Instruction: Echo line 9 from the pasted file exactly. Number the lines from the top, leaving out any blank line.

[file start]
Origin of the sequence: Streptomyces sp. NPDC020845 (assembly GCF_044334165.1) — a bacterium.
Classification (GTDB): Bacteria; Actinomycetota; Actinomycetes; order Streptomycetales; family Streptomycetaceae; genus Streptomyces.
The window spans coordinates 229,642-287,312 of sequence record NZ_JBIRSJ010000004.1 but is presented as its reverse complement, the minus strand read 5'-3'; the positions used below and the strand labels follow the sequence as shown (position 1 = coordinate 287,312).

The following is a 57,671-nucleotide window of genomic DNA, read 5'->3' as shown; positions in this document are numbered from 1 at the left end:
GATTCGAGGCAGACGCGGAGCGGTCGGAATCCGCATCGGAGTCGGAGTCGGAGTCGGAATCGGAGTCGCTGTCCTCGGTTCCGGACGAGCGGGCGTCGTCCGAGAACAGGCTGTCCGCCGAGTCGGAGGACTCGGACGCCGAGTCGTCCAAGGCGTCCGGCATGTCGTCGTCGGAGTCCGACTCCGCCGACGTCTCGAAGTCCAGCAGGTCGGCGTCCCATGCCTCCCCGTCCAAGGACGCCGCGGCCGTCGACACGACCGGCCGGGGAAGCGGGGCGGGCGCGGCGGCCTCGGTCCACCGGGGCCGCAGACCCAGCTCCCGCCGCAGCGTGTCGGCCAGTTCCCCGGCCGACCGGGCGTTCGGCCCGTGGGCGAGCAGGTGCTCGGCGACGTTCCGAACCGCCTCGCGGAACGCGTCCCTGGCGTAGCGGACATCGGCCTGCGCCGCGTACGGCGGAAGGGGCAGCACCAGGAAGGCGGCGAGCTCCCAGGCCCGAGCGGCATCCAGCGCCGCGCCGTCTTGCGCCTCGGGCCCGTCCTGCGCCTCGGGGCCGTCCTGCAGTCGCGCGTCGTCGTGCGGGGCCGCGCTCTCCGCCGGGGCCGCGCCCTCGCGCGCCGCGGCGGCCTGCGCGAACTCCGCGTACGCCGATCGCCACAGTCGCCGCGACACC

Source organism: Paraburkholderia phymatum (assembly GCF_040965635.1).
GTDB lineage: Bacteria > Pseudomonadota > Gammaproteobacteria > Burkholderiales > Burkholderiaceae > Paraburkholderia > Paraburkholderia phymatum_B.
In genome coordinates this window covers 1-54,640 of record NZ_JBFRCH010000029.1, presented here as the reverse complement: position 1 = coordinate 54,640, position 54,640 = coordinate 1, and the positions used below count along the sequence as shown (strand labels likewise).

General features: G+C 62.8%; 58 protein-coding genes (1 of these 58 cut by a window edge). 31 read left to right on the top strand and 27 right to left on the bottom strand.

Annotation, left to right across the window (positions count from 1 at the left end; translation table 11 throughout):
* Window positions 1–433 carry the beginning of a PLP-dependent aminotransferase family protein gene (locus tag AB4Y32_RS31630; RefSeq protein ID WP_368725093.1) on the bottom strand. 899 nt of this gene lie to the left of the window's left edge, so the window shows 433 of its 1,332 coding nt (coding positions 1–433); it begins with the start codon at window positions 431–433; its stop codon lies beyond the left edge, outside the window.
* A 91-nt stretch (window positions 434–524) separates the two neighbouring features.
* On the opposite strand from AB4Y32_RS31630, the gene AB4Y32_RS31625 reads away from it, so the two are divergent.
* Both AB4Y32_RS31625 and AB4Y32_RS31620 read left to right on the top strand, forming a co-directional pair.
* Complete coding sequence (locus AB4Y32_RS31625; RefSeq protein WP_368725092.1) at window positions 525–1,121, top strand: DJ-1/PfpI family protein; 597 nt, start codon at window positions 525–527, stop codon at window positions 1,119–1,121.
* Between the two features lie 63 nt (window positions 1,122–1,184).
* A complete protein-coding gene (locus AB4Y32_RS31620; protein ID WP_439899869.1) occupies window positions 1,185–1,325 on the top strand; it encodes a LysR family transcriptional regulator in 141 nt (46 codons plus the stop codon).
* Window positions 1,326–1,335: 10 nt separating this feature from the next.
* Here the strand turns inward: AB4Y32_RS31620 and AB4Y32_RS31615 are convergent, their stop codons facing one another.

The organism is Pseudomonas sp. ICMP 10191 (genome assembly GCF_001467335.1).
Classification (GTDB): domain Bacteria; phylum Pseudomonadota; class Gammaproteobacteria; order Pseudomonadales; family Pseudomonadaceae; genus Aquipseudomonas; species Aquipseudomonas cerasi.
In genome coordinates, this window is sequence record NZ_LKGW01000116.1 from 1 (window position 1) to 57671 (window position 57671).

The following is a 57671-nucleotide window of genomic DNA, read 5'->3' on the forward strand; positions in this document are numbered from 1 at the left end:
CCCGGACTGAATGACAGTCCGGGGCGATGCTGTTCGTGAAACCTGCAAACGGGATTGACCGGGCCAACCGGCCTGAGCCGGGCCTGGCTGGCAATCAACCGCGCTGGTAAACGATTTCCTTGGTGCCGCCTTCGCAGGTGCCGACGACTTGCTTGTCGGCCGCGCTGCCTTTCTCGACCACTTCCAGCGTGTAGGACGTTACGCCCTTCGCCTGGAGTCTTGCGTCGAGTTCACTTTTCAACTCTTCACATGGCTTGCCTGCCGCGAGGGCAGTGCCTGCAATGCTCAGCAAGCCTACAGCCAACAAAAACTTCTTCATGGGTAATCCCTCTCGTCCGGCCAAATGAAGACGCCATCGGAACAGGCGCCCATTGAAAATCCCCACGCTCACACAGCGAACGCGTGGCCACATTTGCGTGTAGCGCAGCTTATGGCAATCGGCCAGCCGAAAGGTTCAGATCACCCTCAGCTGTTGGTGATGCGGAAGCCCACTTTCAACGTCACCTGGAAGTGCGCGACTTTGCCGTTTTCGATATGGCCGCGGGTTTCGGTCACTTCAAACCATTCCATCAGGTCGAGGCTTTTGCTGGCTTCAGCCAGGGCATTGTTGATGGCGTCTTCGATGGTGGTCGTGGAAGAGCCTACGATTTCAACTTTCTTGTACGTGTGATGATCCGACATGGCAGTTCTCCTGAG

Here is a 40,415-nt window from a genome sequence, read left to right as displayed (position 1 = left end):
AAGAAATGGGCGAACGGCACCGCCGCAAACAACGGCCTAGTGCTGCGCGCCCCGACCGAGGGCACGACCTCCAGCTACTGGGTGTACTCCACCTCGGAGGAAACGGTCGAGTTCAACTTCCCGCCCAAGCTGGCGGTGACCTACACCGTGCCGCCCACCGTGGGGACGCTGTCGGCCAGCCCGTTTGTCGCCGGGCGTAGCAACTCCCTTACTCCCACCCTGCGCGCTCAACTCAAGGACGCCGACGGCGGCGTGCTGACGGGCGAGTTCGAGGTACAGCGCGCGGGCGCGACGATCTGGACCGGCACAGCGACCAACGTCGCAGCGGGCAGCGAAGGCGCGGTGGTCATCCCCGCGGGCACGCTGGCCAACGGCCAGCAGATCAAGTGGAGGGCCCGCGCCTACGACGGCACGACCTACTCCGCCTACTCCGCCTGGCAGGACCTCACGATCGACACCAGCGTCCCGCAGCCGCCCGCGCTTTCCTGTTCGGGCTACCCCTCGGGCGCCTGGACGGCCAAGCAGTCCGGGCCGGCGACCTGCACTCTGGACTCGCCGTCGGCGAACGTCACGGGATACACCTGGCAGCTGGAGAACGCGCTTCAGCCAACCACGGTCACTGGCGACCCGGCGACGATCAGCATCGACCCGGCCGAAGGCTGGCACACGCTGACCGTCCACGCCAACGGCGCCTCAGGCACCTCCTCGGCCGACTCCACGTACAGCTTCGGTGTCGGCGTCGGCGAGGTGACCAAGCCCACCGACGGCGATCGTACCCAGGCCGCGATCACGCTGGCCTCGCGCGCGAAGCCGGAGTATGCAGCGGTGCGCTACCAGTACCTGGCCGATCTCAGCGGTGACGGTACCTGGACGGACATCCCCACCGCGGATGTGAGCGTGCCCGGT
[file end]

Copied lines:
General features: G+C 62.8%; 58 protein-coding genes (1 of these 58 cut by a window edge). 31 read left to right on the top strand and 27 right to left on the bottom strand.